How Money Mule Scams Work
Money mule scams are an easy way to turn innocent people into criminals without them even realizing it. According to the FBI, money mules are defined as a person who transfers illegally acquired money on behalf or at the direction of another and often receive a commission for the service. Other times, money mules provide assistance to scammers - without knowing they’re scammers - because they believe they have a trusting or romantic relationship with them and are simply doing the person a favor. Simply put, if someone sends you money and asks you to send it to another person, you could be a money mule.
Don’t let this happen to you.
It is easier than you may think to fall into a trap and become a money mule. Someone who you originally believed you could trust could turn out to be a scammer who simply sees you as a means to transfer their stolen funds. To better understand how money mule scams work, read the steps below:
- Someone offers you a job, tells you that you won a giveaway, or says they want to start dating you online.
- The scammer will then say they want to send you money, sometimes by check, then ask you to send it to someone else via gift cards or wire transfers. That money is stolen, often through internet-enabled frauds, thefts, and scams, in addition to drug trafficking and human trafficking.
- If you deposit the check you got from the scammer, the bank may discover that it’s fake and thus require you to repay it. The scammer may also misuse your account information if you gave it to them.
- If you help the scammer move stolen money, even if you didn’t realize it was stolen, you could get criminal charges.
With the above information in mind, it will help clarify how these scams work by reading real-life examples provided by the FBI. The Bureau conducted over 300 interviews with reported money mules to better understand how these victims became criminals without realizing it, and, as a result, gathered the following stories:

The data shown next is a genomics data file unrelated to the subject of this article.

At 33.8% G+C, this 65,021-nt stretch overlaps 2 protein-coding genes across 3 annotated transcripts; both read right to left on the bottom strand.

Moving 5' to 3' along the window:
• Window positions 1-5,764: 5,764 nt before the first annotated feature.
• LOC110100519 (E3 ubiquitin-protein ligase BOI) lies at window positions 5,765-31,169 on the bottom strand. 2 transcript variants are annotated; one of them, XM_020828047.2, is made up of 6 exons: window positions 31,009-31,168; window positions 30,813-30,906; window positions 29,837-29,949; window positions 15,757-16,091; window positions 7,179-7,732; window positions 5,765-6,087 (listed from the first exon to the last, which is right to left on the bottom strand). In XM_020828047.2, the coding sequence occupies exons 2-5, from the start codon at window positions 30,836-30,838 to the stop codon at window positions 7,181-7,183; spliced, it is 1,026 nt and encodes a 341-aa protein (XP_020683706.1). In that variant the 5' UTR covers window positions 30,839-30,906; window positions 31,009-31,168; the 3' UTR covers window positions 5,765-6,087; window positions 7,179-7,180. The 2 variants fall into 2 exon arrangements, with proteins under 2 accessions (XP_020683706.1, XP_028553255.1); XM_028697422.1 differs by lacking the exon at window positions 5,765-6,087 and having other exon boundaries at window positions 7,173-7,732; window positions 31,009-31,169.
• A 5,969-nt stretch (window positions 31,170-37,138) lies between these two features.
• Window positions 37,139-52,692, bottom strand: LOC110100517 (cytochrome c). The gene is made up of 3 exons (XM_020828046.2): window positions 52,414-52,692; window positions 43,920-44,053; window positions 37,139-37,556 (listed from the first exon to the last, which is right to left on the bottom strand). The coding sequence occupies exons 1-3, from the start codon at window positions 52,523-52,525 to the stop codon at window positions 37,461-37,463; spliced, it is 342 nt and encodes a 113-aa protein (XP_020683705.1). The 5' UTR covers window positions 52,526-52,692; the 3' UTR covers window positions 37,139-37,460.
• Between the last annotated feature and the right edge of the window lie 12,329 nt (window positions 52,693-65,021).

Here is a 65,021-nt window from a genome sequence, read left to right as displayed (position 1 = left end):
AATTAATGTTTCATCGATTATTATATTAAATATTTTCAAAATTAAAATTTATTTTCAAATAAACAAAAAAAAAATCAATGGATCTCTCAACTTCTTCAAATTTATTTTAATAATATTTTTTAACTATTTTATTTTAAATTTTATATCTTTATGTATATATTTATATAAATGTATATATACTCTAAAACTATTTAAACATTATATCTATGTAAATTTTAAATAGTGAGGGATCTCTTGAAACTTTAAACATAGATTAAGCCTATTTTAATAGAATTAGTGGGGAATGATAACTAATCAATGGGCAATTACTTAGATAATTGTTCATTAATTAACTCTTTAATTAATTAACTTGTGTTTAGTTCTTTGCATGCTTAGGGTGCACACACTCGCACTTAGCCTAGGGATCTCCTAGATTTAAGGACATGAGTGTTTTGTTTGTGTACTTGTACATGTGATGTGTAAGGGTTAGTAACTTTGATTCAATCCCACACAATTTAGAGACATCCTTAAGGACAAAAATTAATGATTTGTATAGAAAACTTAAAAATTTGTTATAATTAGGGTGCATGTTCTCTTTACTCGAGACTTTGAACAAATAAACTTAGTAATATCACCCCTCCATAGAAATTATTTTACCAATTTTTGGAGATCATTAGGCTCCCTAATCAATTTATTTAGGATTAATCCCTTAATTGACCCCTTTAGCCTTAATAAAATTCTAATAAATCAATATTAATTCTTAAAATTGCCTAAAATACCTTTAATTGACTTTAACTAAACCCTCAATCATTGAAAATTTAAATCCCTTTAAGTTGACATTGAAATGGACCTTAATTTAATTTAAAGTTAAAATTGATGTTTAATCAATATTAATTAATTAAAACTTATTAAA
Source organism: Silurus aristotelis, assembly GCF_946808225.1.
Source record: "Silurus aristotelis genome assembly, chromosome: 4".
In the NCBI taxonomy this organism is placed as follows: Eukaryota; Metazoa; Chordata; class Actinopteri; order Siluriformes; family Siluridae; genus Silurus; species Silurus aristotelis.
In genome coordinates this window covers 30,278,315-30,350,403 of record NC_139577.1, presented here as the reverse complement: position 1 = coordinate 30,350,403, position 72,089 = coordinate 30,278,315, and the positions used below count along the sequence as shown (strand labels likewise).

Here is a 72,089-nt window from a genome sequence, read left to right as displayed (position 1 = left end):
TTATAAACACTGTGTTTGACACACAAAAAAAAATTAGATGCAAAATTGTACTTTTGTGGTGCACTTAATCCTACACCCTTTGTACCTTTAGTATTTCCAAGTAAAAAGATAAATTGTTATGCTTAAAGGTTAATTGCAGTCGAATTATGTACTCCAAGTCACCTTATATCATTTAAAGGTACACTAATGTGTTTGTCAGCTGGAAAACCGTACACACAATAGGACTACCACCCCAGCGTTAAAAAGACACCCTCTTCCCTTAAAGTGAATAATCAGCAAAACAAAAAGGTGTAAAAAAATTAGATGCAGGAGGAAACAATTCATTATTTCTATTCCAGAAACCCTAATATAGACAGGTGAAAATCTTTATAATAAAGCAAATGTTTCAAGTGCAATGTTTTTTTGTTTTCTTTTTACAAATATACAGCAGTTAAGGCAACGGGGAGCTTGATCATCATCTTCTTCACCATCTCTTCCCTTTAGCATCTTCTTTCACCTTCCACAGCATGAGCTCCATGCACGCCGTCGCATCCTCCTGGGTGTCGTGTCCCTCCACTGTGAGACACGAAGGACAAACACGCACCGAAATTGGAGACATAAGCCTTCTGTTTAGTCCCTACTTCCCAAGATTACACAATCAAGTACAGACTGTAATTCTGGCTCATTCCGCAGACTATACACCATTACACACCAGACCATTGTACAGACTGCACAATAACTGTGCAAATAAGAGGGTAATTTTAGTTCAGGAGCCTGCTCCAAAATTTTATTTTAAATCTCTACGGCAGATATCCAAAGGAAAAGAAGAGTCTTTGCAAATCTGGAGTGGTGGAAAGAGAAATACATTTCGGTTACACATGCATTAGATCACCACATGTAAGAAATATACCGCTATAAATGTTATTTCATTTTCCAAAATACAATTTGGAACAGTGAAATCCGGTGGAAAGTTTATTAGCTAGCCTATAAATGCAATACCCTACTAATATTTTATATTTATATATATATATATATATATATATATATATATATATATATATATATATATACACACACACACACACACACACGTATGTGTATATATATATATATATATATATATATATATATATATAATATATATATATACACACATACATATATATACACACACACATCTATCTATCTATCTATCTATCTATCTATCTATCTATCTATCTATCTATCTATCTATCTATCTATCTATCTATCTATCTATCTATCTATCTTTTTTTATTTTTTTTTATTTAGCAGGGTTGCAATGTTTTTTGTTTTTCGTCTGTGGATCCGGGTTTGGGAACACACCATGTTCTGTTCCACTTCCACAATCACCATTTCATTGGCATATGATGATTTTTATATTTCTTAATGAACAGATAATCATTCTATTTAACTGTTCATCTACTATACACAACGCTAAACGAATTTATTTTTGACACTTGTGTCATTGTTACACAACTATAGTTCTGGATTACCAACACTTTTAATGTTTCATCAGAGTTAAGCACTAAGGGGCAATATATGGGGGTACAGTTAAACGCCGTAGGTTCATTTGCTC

- “A female who worked in early childhood education met a man on an online dating site. He was kind to her and told her he worked for a children’s charity. A few weeks after they began communication, the man asked her to receive some money into her account for his charity. Over the next several weeks, he attempted to wire a total of $250,000 into her account. He then instructed her to wire the money into other bank accounts or obtain cashier’s checks and mail them to individuals at his direction.
- On another dating website, a man met another man who claimed he was a captain in the U.S. Army, stationed overseas. The “Army captain” told the man he was trying to arrange his travel home to the United States and needed the man’s assistance in receiving some money and sending it elsewhere. The man had $10,000 wired into his account and was instructed to withdraw the money in small chunks and send it to a woman in Texas.
- A retired advertising executive who was looking to earn some extra money found a “work at home” opportunity online. He was hired and then directed to create a business and open a new bank account for that business. He was then told he’d receive a series of deposits and would be instructed where to send the money. He believed the business was facilitating importing and exporting.”
The examples above are frightening. They demonstrate how casual online conversations can turn victims of money mule scams into criminal offenders without even knowing it. To best protect yourself from becoming a money mule, the Federal Trade Commission (FTC) advises you to adhere to the following advice:
- Don’t accept a job that asks you to transfer money: If an “employer” tells you to send money to a “client” or “supplier,” decline their request, or else you may end up helping a scammer move stolen money.
- Never send money to collect a prize: Legitimate companies wouldn’t ask you to pay money to receive a prize, as that is always a scam.
- Don’t return money to an online love interest who sends you money: This is always a scam that will get you to move stolen money.
If you believe you are a money mule, stop all forms of contact with the scammer and do not move any more money for them. Then, notify your bank, the wire transfer company, or any gift card company involved. From there, report your incident to the (FTC) at ftc.gov/complaint. Last but certainly not least, hire a criminal defense lawyer right away.
Roland Jeter of J. Roland Jeter, P.C. has defended the accused since 1978 and is committed to safeguarding the freedom and best interests of every client he represents. No person should ever suffer criminal charges for a crime they didn’t realize they committed, especially if they had zero intent to do so. As such, you can rest assured that Roland Jeter will go above and beyond to fight for reduced or dismissed charges on your behalf and work to clear your name altogether.
Contact us at (972) 330-4050 to get started on your defense.